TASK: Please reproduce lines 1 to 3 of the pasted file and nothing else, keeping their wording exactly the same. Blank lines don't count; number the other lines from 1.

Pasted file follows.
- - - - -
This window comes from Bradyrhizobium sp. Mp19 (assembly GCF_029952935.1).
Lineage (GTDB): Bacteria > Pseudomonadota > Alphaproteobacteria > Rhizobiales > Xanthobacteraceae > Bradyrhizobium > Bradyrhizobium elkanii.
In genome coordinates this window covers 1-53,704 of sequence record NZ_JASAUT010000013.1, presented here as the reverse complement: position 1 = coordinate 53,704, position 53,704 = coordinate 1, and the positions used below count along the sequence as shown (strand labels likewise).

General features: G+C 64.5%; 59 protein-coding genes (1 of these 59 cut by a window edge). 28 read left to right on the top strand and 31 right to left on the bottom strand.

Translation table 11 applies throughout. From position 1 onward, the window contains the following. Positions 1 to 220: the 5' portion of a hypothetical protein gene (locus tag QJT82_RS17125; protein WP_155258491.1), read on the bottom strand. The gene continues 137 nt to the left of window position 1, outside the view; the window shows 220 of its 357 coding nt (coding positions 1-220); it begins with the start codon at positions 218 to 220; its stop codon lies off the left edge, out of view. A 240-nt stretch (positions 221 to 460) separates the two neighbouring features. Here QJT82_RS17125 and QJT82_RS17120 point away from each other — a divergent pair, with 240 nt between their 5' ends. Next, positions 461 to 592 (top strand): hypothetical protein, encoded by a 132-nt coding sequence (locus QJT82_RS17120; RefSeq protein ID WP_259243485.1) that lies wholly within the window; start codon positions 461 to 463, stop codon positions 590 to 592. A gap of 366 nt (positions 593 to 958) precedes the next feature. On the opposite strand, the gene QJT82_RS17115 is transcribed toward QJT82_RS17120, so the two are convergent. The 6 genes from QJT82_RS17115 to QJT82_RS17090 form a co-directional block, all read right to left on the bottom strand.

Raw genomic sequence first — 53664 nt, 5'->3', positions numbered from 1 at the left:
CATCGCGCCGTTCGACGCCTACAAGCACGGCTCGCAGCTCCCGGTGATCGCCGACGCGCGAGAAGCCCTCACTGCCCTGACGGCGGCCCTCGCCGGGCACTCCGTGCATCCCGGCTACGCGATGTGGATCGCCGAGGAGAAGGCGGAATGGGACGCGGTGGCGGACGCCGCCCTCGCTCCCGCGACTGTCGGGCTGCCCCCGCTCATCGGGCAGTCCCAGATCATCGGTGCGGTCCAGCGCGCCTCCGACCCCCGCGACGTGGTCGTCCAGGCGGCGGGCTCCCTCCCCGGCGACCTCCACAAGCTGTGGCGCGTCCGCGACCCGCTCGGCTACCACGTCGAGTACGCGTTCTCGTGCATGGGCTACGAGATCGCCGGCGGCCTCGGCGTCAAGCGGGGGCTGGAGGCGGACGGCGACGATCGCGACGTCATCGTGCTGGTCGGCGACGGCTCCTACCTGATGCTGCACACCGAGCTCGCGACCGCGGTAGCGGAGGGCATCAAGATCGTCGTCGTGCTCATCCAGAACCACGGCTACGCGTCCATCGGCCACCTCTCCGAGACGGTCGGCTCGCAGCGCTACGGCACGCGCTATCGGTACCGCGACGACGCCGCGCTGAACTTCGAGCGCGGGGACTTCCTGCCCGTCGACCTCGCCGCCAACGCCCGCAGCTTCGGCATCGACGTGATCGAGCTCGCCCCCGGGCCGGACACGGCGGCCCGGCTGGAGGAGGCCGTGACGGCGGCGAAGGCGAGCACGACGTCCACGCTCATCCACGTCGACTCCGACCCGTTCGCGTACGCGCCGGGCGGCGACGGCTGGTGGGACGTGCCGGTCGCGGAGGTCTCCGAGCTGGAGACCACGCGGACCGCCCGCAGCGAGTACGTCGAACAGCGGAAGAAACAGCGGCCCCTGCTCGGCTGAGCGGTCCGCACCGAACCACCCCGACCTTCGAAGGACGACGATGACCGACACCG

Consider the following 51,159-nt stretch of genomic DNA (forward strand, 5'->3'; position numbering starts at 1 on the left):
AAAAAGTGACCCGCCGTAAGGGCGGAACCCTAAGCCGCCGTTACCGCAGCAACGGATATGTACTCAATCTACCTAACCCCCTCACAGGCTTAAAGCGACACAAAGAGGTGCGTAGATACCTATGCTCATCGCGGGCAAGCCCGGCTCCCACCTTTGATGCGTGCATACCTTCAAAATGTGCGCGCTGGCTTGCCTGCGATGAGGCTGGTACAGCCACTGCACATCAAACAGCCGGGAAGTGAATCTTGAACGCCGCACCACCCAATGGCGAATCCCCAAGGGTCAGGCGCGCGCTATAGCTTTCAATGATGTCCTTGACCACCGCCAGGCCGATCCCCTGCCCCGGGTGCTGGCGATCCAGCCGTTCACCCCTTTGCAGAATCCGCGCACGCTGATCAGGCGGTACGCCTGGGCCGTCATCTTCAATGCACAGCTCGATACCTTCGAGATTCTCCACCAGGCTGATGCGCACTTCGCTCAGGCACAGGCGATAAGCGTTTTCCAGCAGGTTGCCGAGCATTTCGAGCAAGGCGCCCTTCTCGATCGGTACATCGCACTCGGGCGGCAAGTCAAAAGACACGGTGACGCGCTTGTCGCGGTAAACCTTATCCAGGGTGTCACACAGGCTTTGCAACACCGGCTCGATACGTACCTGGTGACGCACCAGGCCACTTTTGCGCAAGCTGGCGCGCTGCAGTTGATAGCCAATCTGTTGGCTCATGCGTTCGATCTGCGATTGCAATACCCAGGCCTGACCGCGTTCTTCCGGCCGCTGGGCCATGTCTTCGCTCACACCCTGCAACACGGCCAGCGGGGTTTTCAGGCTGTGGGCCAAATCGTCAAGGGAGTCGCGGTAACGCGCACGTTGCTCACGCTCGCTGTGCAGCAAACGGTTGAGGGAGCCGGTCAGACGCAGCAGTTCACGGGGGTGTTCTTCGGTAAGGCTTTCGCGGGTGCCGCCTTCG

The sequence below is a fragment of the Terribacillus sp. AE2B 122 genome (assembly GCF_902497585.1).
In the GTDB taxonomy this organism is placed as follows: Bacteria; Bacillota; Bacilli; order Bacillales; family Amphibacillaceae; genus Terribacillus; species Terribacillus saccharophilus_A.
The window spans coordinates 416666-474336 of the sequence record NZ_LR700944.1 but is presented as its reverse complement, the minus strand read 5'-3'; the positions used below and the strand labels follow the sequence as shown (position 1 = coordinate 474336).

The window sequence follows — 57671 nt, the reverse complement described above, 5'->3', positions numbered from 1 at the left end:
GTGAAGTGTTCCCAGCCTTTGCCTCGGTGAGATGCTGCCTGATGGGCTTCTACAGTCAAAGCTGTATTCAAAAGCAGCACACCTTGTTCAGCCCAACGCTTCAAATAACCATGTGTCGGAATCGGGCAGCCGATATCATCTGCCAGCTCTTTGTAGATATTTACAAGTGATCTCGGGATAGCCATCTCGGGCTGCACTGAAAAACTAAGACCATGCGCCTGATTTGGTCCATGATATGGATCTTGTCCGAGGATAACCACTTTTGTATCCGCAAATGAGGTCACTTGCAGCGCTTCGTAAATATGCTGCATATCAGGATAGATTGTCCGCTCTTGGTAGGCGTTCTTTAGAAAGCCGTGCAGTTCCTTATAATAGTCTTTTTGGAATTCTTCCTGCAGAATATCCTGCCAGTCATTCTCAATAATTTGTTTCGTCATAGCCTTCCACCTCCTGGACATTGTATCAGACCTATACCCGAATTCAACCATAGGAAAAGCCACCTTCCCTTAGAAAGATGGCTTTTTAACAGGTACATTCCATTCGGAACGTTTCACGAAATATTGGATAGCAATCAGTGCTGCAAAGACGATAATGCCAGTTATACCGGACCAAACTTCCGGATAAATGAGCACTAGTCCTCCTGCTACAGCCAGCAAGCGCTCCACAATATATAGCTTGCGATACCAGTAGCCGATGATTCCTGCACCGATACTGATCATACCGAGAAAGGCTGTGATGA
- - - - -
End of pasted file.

This window comes from Bradyrhizobium sp. Mp19 (assembly GCF_029952935.1).
Lineage (GTDB): Bacteria > Pseudomonadota > Alphaproteobacteria > Rhizobiales > Xanthobacteraceae > Bradyrhizobium > Bradyrhizobium elkanii.
In genome coordinates this window covers 1-53,704 of sequence record NZ_JASAUT010000013.1, presented here as the reverse complement: position 1 = coordinate 53,704, position 53,704 = coordinate 1, and the positions used below count along the sequence as shown (strand labels likewise).